HomeNewsDavid vs. Goliath - The Family Clan Defying CJNG in Michoacán, Mexico
NEWS

David vs. Goliath - The Family Clan Defying CJNG in Michoacán, Mexico

JALISCO CARTEL / 5 APR 2022 BY VERA SISTERMANS EN

The deaths of 20 people at a clandestine fight in Mexico’s state of Michoacán has revealed how a fairly small criminal group, the Correa, is seeking to stand up to the firepower and resources of the much larger CJNG.

On March 27, in a highly coordinated assault, the Correa reportedly targeted Jalisco Cartel New Generation (Jalisco Nueva Generación - CJNG) members, including local leader, William Rivera, alias “El Barbas,” as he attended an underground cockfight at a ranch in the town of Zinapécuaro to the east of the state, according to local media reports.

The highly coordinated assault saw two trucks block the road to the ranch, while gunmen dressed in military uniforms opened fire. Nineteen people died on the spot and one more passed on the way to hospital. Rivera reportedly escaped unharmed.

SEE ALSO: Funeral Massacre Latest Example of Extreme Violence Causing Michoacán Exodus

The Correa may not have acted alone. The group allegedly held a meeting with the Viagras, who have fought the CJNG in Michoacán for years, a few days before the attack, according to Milenio. And in a video released a few days after the attack, and circulating on social media, the CJNG appeared to directly accuse the Correa of having been helped by La Familia Michoacana, a once-powerful cartel whose remnants still fight on in the area.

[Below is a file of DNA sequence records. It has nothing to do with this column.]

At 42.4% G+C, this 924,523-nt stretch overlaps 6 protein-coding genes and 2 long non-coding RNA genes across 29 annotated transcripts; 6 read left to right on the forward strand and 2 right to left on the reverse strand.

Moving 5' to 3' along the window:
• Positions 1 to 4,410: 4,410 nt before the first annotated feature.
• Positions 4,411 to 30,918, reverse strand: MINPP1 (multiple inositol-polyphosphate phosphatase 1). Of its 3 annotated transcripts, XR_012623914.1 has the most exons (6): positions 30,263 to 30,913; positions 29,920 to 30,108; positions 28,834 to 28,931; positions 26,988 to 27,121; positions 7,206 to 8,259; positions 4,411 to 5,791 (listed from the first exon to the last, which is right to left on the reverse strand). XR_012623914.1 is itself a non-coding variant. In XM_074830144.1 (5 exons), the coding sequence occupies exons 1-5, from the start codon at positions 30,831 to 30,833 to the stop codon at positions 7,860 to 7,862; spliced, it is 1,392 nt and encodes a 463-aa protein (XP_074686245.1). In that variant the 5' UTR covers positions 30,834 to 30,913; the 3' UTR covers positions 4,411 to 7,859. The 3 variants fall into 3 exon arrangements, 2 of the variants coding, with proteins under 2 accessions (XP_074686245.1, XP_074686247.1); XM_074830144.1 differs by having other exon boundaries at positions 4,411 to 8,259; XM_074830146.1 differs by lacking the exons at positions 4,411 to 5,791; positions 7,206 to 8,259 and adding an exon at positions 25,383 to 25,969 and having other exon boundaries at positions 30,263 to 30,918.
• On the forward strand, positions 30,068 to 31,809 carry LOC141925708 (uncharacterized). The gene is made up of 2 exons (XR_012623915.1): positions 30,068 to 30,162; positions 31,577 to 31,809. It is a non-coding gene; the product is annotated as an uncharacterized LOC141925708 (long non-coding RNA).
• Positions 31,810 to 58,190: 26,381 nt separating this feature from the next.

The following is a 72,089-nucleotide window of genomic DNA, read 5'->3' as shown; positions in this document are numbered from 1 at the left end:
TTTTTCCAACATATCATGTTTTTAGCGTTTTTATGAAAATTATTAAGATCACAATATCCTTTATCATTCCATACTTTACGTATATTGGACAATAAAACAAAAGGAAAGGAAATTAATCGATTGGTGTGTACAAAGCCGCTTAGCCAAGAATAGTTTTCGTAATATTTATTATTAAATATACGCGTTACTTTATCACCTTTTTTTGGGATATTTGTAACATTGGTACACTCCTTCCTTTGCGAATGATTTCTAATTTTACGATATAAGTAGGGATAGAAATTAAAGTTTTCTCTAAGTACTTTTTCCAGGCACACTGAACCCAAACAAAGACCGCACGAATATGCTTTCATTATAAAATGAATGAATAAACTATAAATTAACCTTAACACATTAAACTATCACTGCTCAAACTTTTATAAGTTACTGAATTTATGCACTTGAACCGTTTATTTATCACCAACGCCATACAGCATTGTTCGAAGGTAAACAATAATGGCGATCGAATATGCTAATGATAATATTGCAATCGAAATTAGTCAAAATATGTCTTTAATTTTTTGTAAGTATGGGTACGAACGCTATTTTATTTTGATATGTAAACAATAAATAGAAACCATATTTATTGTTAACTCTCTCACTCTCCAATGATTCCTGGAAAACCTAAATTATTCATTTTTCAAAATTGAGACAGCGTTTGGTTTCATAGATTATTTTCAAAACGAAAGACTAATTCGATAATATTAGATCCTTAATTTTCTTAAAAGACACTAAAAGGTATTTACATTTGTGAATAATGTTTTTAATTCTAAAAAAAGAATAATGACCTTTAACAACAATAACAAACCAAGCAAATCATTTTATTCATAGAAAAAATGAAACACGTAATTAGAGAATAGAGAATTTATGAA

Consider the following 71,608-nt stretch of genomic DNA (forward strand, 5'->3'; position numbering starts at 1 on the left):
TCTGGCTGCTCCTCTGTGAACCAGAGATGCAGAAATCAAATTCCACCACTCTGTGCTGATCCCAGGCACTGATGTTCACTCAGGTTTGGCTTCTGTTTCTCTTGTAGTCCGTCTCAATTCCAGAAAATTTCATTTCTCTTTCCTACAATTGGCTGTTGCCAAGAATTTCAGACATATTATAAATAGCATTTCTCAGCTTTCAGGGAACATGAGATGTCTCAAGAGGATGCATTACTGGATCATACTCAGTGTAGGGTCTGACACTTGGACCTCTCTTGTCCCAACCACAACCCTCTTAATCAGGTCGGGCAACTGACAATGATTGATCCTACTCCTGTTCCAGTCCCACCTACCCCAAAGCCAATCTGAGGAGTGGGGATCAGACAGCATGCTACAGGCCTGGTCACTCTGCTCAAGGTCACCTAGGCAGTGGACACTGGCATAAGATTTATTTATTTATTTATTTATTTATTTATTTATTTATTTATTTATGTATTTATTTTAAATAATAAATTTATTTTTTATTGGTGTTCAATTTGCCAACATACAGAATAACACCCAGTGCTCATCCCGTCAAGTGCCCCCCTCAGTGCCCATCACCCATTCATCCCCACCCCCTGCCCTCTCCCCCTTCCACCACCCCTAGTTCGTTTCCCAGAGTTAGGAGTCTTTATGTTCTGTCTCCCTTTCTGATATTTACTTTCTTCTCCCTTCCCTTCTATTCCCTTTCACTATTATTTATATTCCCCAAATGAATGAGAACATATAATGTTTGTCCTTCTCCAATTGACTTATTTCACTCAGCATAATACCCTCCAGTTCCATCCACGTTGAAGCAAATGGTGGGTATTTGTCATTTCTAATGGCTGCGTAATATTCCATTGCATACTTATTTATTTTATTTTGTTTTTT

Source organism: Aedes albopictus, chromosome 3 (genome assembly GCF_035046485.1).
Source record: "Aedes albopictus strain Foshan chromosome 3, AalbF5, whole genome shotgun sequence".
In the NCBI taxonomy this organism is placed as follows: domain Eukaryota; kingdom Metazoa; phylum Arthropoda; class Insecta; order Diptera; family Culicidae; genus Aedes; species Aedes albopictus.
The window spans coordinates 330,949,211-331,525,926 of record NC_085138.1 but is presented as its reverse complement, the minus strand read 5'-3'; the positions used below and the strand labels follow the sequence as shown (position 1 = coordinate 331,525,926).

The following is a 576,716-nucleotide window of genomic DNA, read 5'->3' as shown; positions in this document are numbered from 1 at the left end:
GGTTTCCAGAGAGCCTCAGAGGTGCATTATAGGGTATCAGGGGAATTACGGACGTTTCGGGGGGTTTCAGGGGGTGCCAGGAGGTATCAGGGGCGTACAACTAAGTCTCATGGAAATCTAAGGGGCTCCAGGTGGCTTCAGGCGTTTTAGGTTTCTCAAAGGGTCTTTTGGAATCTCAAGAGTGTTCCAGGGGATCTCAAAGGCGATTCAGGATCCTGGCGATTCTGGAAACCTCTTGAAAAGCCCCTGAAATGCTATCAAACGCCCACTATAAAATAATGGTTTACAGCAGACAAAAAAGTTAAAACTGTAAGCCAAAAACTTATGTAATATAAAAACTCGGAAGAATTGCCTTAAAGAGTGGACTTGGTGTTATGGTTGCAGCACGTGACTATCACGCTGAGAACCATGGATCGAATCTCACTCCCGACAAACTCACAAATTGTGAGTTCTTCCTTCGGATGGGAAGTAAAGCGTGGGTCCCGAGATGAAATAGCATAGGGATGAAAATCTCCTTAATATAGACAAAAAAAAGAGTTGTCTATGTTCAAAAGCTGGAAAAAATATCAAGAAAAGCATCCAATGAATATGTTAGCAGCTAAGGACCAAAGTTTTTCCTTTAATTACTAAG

In response to this attack, Mexican authorities have deployed 800 soldiers and police to  Zinapécuaro and neighbouring municipalities to further investigate the situation.

Michoacán has been among the bloodiest states in Mexico for years and the situation has continued in 2022. On February 27, up to 17 people were shot dead at a funeral in the San José de Gracia municipality, in a feud reportedly involving two rival CJNG members.

InSight Crime Analysis 

The cartel turf wars in the south of Michoacán have received more attention of late, with the use of landmines and armed drones by the CJNG. But the northeast of the state has seen continuous levels of violence, due to rivalries between the CJNG and locally entrenched groups, such as the Correa.  

This part of the state is a mountainous and forested area, which includes a major tourist attraction, the Monarch butterfly sanctuaries on the border with the State of Mexico. Yet the surrounding nature reserve sees a range of illegal activities, including logging, drug trafficking and even the rampant extortion and displacement of avocado farmers by criminal groups.

The northeast of Michoacán is also conveniently located along drug trafficking routes to Mexico City and central Mexico.

SEE ALSO: Why the Jalisco Cartel Does Not Dominate Mexico's Criminal Landscape

While the CJNG has been present in Michoacán for years, its war in the northeast has seen it clash with an alliance of La Familia Michoacana and the Correa since 2020.